Nicole Lazzaro did a talk at TechSoup in San Francisco awhile ago about building games for good. She said, “Games do more than points and badges. Games create rich experiences.” They immerse the user into an experience that drives them forward. She began to explore this when she stood at the top of an Egyptian temple and found a game board carved in the stone. What experiences were these people looking for? Games are something ingrained in human history. Emotion has an invisible pull on human action. Choose the right type of mechanics to support your cause.

Where would you be in 2020? What is the goal you are trying to reach? We can utilize games to reach human potential to improve the quality of life. Choice on a cognitive level. Emotion is your silent partner in every decision you make. Every time you design an interaction you are designing an emotion. Joy of riding a bike is turning the wheel and pushing the pedals.

How player interaction creates emotion: As Interaction Designers, we are creating emotion whether we intend to or not. Emotions help people focus, remember, decide, perform, and learn. For example, Diner Dash has angry customers that run away should you not handle their needs in an appropriate time. Thus, you remember to serve them, to take their order, to hand them a drink to boost “happiness”. This makes it easier to learn the mechanics.

According to Nicole, the best selling games have 3 out of the 4 keys of fun (hard, easy, people, & serious). Fun is emotion driven and each key focuses on a particular area of fun, from the challenge to the “bubble wrap”. You can define the features to help define the experience the player chooses the emotion.


Let’s start with hard fun. In games, we don’t necessarily want easy so usability can steer us wrong. Hard fun is about balance; not too hard or two easy. But if you get it then you have fiero (the feeling of getting so frustrated that you want to quit and then being successful).

Twitter is broken… putting numbers below a persons icon encourages people to game the system to get a better personal quotient

Progression of difficulty goes up. Foursquare doesn’t have that after a while of accomplishing badges. Thus there’s no mastery in the “game”. If you want to Master something you need to build up that challenge.

Easy fun:
novelty… it’s like a wii remote… there’s a sheer joy to just interacting.
My new favorite game (Air Control – bad name) is super addicting because it requires mastery to land the planes, novelty of being in that control
Sheer joy of controls in the iphone it can be simply tilting the screen to get an action from a character… Story can build curiosity (murder mystery). If something is too predictable then you feel like you are out of that experience. Mystery eggs from Farmville. Google changes it’s icon and then you might click to find out what they are pointing out. As a search engine you want to design to discover… unlock the imagination

Serious Fun:
People intentionally play games to change how they think feel and react… There’s actually an article about the reaction time of those who play games… They will play wii fit to get in shape, brain age to increase memory, reward systems… IDEO’s carpet sweeper like Bejeweled – collect all you can, enhance progress, aspire & acquire Apple tapped into this with the apps on your phone. I feel good that I am better at brain age. Players don’t care just about the points or the money but they care about the value. What are they getting out of it? How they feel about things in the real world will tap into how they feel about the game. Serious fun should feel like a reward, progress, growing over time… Casual game has a 60 min trial. Users need to see that they are going to be able to “grow” in the game mastery. The more you give the more they feel like they are getting something out of it. “You suck” “I know let me play again!” There can be the emotion within the games. Amplify the feedback within games (rainbows, stars, fireworks, etc). Starwalk – has real time interaction by making the data come alive by allowing you to move your screen around to see the constellations.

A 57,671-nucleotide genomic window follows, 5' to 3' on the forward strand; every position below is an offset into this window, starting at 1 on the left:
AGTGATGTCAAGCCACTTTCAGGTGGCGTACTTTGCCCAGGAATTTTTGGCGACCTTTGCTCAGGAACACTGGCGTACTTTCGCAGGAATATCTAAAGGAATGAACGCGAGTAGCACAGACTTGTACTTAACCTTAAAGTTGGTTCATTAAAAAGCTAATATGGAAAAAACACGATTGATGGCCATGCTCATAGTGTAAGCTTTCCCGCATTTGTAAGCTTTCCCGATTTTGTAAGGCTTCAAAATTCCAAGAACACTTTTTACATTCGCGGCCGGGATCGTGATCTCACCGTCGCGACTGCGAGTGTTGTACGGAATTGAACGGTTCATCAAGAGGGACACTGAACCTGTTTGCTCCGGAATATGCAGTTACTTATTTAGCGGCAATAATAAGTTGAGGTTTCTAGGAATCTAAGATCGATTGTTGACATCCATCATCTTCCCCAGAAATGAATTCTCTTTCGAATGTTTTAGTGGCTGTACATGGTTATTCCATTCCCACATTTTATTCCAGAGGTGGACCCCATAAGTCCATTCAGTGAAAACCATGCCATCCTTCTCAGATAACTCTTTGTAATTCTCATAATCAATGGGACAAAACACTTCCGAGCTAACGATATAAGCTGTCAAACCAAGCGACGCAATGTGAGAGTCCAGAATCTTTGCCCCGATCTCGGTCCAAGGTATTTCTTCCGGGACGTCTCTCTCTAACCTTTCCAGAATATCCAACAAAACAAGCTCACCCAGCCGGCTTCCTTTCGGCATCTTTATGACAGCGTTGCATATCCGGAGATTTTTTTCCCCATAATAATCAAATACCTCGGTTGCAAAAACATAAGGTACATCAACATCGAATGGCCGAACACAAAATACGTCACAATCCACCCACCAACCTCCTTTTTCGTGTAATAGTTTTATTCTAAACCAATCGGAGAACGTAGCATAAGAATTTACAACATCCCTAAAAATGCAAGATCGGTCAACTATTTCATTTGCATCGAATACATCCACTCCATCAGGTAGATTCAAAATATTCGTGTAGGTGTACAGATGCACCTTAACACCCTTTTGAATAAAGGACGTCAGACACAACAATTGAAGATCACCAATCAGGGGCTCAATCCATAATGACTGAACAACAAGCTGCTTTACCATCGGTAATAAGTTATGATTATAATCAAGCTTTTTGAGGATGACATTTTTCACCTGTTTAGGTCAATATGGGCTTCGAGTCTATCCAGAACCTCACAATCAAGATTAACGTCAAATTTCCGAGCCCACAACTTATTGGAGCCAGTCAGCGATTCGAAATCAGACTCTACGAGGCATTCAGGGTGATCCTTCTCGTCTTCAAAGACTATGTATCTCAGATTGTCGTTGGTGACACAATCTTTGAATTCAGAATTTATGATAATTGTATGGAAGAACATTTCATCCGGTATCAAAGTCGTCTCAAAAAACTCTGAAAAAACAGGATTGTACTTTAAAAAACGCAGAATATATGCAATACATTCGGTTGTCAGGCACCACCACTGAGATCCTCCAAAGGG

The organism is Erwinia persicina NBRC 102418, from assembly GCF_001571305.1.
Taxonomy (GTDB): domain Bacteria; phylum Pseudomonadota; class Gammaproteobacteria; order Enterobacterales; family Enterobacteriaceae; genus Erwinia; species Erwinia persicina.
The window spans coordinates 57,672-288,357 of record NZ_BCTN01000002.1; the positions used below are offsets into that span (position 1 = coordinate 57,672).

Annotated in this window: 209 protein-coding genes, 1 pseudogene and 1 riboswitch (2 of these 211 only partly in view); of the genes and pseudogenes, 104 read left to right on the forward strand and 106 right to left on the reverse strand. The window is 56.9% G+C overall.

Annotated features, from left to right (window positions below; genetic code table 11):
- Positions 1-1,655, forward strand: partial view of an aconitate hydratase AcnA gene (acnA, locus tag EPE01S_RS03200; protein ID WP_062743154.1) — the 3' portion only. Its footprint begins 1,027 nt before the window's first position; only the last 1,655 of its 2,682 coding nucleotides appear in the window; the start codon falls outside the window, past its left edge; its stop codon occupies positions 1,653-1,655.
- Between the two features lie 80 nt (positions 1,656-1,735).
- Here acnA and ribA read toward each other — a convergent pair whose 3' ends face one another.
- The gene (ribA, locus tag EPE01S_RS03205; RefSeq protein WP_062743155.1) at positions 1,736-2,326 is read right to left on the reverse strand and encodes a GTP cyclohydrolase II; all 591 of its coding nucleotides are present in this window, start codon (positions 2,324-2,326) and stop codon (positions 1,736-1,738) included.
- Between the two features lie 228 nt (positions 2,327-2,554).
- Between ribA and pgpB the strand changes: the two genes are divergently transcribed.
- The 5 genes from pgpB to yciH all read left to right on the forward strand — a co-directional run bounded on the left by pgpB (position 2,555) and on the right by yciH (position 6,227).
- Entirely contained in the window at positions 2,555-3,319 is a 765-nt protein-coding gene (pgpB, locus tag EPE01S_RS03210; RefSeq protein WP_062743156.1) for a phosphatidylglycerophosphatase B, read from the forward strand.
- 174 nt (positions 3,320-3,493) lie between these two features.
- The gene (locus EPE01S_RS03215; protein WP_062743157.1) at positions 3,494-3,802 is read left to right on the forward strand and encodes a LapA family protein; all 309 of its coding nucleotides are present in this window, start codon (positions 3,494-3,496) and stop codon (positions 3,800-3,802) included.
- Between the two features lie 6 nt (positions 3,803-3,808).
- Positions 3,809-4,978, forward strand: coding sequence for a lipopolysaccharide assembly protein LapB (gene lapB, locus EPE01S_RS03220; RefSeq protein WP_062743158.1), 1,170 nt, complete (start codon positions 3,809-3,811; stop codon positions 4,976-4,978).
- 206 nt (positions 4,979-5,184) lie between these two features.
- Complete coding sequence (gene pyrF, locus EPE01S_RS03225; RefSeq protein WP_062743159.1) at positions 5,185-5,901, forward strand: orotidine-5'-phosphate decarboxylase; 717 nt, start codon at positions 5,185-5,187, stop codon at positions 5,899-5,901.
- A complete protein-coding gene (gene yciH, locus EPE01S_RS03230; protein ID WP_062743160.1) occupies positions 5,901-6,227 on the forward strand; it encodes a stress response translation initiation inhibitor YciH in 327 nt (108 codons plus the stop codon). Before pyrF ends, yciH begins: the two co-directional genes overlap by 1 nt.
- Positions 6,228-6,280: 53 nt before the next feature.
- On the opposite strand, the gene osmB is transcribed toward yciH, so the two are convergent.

People fun:
NOt just about distribution… if you are going to change human behaviour working with other folks will help make that change happen. Support can be social (should be social). If you have more people involved the more fun the games are. The more something (social tokens) grows within emails, etc then the more fun it is for people. Your game can be a social token. Pets have a lot of emotions… social emotions. “Petting my iphone makes me happy.” Range of interactions on Facebook (sharing a picture, inviting someone to a party, etc…) allows for a growth of emotion – hence why it’s so popular… Flipboard – social media magazine by browsing your friends posts… Tomagotchi like feel with the character (seeing the emotion) and wanting to do care taking). In Farmville you have the serious fun of completion when you are able to accomplish building a barn on your property (getting bricks, etc… social bonding of getting those).

Best practices template for building games:
Ashoka – cards to hand out
Linkedin – completion bar (people need to write recs to complete)


Action (Tilt to play – simple action can change everything)
Easy (
Tell a story

Interesting (not pushy or overpowering)
Obstacles (Constraints opposing force for failure. Clear opposing force.)




Beyond Game Design, Bateman
Game Usability, labister
Human – Computer Interaction Handbook, Jako

Do paper prototyping first and see if people like it

You can use game salad to make a game.